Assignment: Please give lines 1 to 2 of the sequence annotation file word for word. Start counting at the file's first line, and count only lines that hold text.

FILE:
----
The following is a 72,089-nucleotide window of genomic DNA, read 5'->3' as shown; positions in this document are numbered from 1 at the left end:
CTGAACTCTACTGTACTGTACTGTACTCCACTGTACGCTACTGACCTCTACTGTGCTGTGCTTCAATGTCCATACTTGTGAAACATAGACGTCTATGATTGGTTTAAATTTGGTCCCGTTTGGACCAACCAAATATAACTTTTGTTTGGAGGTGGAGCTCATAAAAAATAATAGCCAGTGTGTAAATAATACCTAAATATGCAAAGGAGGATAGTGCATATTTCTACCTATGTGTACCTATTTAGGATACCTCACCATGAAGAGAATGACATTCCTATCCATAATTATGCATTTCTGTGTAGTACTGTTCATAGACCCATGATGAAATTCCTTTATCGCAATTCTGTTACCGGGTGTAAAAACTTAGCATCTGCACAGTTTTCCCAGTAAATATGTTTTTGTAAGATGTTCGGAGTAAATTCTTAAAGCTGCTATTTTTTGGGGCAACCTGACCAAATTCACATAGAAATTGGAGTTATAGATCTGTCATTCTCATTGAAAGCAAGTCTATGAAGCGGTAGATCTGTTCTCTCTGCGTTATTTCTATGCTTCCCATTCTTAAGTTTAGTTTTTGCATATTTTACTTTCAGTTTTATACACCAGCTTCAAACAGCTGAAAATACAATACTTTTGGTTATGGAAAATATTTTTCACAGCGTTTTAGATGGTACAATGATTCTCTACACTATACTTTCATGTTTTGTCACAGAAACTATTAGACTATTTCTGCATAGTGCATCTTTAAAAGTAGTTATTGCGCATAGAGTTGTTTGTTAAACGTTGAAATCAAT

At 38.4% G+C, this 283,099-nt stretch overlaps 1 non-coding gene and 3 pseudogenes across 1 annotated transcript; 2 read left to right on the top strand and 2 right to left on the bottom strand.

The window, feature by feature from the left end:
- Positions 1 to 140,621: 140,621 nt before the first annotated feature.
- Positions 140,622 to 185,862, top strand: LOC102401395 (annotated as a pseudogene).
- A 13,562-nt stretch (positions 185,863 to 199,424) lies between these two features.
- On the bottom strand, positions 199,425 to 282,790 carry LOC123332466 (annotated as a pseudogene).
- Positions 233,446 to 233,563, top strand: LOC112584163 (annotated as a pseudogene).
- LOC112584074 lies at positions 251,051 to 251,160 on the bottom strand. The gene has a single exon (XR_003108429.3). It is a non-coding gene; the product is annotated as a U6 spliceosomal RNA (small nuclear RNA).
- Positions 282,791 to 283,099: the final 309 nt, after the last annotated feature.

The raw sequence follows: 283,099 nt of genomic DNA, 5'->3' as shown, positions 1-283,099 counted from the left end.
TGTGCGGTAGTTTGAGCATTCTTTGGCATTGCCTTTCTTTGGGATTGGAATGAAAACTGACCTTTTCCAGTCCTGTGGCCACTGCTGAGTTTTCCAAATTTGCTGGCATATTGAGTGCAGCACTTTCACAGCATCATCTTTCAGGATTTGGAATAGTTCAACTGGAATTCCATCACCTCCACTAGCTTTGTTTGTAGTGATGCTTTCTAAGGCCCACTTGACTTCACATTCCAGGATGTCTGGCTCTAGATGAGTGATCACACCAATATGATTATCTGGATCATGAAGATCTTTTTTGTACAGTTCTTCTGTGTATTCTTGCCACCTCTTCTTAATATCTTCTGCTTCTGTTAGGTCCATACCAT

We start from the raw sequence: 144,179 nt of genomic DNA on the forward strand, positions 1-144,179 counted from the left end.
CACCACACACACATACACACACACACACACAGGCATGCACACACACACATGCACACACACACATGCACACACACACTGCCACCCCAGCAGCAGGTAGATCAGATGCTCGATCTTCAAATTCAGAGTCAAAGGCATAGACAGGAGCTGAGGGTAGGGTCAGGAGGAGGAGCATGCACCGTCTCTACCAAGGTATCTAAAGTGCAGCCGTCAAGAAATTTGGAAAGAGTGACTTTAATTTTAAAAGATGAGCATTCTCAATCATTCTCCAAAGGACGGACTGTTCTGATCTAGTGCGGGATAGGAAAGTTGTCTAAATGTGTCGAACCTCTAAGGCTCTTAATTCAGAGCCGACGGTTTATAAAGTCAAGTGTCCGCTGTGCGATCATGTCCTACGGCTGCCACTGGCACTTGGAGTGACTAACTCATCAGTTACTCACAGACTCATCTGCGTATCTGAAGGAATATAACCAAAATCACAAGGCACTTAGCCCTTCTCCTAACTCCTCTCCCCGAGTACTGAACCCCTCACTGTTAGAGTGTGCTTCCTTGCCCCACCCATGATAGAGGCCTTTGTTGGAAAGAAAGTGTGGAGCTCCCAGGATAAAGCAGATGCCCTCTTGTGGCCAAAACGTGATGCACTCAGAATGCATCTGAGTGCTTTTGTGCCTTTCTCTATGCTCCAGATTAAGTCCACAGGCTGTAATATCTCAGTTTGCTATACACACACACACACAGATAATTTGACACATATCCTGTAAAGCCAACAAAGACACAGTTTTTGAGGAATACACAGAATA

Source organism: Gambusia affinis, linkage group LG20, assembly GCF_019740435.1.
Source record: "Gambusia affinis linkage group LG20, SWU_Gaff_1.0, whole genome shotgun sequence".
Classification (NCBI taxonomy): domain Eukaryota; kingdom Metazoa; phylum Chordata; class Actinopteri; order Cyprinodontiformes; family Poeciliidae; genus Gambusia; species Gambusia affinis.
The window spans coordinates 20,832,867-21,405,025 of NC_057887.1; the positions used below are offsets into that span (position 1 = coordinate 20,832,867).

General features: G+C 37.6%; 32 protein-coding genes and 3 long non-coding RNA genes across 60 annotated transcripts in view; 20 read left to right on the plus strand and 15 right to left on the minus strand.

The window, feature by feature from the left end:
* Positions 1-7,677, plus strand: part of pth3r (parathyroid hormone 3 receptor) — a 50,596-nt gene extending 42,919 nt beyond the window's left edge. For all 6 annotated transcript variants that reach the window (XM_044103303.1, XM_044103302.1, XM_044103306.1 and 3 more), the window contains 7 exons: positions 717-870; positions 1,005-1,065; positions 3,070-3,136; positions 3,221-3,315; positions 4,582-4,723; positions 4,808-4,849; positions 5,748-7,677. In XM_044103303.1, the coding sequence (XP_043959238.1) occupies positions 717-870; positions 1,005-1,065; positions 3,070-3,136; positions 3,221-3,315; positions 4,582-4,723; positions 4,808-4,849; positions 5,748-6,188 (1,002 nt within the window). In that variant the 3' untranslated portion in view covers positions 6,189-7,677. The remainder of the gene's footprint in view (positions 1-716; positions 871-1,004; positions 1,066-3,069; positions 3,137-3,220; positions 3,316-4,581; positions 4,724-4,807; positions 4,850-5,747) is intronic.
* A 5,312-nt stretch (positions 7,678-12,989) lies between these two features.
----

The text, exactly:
The following is a 72,089-nucleotide window of genomic DNA, read 5'->3' as shown; positions in this document are numbered from 1 at the left end:
CTGAACTCTACTGTACTGTACTGTACTCCACTGTACGCTACTGACCTCTACTGTGCTGTGCTTCAATGTCCATACTTGTGAAACATAGACGTCTATGATTGGTTTAAATTTGGTCCCGTTTGGACCAACCAAATATAACTTTTGTTTGGAGGTGGAGCTCATAAAAAATAATAGCCAGTGTGTAAATAATACCTAAATATGCAAAGGAGGATAGTGCATATTTCTACCTATGTGTACCTATTTAGGATACCTCACCATGAAGAGAATGACATTCCTATCCATAATTATGCATTTCTGTGTAGTACTGTTCATAGACCCATGATGAAATTCCTTTATCGCAATTCTGTTACCGGGTGTAAAAACTTAGCATCTGCACAGTTTTCCCAGTAAATATGTTTTTGTAAGATGTTCGGAGTAAATTCTTAAAGCTGCTATTTTTTGGGGCAACCTGACCAAATTCACATAGAAATTGGAGTTATAGATCTGTCATTCTCATTGAAAGCAAGTCTATGAAGCGGTAGATCTGTTCTCTCTGCGTTATTTCTATGCTTCCCATTCTTAAGTTTAGTTTTTGCATATTTTACTTTCAGTTTTATACACCAGCTTCAAACAGCTGAAAATACAATACTTTTGGTTATGGAAAATATTTTTCACAGCGTTTTAGATGGTACAATGATTCTCTACACTATACTTTCATGTTTTGTCACAGAAACTATTAGACTATTTCTGCATAGTGCATCTTTAAAAGTAGTTATTGCGCATAGAGTTGTTTGTTAAACGTTGAAATCAAT